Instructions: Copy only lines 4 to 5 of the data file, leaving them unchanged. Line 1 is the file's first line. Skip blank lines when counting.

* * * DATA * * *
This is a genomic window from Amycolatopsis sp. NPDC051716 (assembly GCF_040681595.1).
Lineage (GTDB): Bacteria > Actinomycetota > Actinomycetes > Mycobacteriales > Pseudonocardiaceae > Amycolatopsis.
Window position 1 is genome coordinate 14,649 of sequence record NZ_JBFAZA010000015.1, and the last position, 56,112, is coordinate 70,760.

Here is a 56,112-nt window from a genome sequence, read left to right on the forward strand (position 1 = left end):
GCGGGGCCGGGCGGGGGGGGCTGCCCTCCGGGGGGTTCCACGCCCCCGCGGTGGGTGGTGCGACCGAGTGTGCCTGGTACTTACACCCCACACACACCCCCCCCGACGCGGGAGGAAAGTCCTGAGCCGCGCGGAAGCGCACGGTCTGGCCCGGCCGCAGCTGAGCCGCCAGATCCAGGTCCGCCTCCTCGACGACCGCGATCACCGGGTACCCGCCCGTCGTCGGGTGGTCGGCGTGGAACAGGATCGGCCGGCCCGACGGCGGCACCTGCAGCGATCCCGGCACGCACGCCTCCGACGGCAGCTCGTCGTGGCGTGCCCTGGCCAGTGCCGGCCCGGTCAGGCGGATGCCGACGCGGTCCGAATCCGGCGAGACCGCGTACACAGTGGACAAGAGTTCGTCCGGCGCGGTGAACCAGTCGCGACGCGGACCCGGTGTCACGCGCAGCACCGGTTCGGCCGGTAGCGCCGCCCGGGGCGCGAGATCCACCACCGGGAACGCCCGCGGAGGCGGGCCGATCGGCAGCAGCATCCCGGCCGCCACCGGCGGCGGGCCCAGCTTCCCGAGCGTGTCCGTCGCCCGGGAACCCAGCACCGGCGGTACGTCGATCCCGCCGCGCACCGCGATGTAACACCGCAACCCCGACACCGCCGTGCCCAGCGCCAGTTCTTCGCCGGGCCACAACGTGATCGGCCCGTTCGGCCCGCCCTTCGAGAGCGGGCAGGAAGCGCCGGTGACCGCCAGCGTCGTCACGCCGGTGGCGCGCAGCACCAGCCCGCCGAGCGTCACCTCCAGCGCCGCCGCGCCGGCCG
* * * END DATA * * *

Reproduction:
Here is a 56,112-nt window from a genome sequence, read left to right on the forward strand (position 1 = left end):
GCGGGGCCGGGCGGGGGGGGCTGCCCTCCGGGGGGTTCCACGCCCCCGCGGTGGGTGGTGCGACCGAGTGTGCCTGGTACTTACACCCCACACACACCCCCCCCGACGCGGGAGGAAAGTCCTGAGCCGCGCGGAAGCGCACGGTCTGGCCCGGCCGCAGCTGAGCCGCCAGATCCAGGTCCGCCTCCTCGACGACCGCGATCACCGGGTACCCGCCCGTCGTCGGGTGGTCGGCGTGGAACAGGATCGGCCGGCCCGACGGCGGCACCTGCAGCGATCCCGGCACGCACGCCTCCGACGGCAGCTCGTCGTGGCGTGCCCTGGCCAGTGCCGGCCCGGTCAGGCGGATGCCGACGCGGTCCGAATCCGGCGAGACCGCGTACACAGTGGACAAGAGTTCGTCCGGCGCGGTGAACCAGTCGCGACGCGGACCCGGTGTCACGCGCAGCACCGGTTCGGCCGGTAGCGCCGCCCGGGGCGCGAGATCCACCACCGGGAACGCCCGCGGAGGCGGGCCGATCGGCAGCAGCATCCCGGCCGCCACCGGCGGCGGGCCCAGCTTCCCGAGCGTGTCCGTCGCCCGGGAACCCAGCACCGGCGGTACGTCGATCCCGCCGCGCACCGCGATGTAACACCGCAACCCCGACACCGCCGTGCCCAGCGCCAGTTCTTCGCCGGGCCACAACGTGATCGGCCCGTTCGGCCCGCCCTTCGAGAGCGGGCAGGAAGCGCCGGTGACCGCCAGCGTCGTCACGCCGGTGGCGCGCAGCACCAGCCCGCCGAGCGTCACCTCCAGCGCCGCCGCGCCGGCCG